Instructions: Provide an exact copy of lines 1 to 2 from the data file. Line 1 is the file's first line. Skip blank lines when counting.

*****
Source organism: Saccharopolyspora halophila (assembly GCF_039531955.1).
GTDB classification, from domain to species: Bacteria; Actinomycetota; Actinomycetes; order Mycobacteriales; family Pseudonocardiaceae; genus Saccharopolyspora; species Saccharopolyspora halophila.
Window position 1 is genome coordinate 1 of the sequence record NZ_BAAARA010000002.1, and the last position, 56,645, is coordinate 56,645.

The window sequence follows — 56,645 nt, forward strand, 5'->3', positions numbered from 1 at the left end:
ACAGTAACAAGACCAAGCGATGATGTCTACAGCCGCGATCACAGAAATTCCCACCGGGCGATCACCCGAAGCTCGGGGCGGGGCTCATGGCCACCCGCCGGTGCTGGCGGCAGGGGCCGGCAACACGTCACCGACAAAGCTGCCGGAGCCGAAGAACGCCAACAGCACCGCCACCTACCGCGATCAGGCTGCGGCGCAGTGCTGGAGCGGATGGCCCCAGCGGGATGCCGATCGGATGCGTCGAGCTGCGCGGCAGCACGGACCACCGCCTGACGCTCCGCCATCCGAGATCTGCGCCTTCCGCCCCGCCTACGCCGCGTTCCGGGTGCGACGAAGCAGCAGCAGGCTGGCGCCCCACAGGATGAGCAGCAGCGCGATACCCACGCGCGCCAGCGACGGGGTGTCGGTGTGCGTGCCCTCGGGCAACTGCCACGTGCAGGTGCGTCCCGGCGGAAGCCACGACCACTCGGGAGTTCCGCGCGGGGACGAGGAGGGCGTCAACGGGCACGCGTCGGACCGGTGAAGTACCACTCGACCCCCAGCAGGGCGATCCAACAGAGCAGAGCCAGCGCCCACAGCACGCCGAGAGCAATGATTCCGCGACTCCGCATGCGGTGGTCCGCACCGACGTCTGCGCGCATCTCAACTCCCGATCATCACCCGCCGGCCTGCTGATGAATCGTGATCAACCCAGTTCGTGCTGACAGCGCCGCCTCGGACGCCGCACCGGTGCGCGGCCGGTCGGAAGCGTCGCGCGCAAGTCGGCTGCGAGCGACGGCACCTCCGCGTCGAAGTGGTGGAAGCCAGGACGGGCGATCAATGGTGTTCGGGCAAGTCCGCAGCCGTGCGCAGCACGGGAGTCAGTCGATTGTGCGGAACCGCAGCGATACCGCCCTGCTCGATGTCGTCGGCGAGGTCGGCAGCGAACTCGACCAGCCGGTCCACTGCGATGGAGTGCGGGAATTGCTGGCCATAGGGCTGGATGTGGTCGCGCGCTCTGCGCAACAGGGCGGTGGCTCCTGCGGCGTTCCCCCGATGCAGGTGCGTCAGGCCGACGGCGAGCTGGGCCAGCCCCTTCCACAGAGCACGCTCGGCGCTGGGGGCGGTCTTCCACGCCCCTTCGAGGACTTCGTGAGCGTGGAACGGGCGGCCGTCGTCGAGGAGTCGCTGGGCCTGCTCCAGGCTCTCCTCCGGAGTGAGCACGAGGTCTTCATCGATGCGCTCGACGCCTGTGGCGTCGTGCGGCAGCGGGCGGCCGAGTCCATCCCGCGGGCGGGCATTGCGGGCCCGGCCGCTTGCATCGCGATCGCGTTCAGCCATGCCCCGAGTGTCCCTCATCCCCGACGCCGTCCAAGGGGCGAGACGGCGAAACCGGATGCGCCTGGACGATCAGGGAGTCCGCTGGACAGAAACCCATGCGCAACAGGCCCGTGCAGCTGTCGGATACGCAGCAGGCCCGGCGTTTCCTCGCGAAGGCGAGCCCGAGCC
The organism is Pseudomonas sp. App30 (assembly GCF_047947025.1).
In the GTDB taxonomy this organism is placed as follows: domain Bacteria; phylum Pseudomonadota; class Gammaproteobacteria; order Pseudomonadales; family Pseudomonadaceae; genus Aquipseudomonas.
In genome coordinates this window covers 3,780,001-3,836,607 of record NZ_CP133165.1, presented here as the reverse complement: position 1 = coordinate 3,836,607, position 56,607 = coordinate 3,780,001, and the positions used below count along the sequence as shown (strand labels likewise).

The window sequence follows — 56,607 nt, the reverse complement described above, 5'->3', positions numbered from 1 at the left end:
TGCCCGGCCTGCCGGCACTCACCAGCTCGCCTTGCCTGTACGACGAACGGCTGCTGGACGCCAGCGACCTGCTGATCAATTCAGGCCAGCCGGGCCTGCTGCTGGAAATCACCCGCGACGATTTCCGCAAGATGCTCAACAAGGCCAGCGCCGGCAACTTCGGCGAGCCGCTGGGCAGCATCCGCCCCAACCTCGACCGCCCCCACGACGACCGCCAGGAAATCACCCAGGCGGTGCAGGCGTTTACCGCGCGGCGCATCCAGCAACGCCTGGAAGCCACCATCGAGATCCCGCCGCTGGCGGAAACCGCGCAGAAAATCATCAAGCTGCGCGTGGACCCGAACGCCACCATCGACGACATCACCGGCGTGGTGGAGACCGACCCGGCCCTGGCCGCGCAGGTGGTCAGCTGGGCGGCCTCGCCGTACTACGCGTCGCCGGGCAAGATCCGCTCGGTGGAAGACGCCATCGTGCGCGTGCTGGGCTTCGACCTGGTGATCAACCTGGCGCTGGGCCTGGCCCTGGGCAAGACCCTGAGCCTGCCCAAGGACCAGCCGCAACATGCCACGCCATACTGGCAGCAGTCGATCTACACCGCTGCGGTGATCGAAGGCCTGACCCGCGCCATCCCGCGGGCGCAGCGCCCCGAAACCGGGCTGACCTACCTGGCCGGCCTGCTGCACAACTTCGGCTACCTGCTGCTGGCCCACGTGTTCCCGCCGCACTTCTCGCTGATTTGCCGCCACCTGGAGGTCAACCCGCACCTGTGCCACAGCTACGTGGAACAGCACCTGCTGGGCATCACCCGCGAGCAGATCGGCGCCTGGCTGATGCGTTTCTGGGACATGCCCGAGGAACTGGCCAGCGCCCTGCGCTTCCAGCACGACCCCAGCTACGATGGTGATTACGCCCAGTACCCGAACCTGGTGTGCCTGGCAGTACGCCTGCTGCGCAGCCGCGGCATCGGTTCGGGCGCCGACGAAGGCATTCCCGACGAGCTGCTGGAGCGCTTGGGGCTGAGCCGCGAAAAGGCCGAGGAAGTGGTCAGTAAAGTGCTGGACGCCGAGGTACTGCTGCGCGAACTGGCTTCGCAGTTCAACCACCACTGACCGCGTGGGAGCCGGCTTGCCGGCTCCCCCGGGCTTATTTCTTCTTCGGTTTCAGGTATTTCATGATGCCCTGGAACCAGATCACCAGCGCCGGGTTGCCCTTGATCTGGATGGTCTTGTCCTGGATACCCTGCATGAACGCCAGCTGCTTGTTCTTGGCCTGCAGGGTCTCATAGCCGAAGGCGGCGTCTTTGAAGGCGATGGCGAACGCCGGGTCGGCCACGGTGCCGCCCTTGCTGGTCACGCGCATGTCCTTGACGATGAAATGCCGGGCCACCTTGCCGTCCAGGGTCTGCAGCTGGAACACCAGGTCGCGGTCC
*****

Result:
Source organism: Saccharopolyspora halophila (assembly GCF_039531955.1).
GTDB classification, from domain to species: Bacteria; Actinomycetota; Actinomycetes; order Mycobacteriales; family Pseudonocardiaceae; genus Saccharopolyspora; species Saccharopolyspora halophila.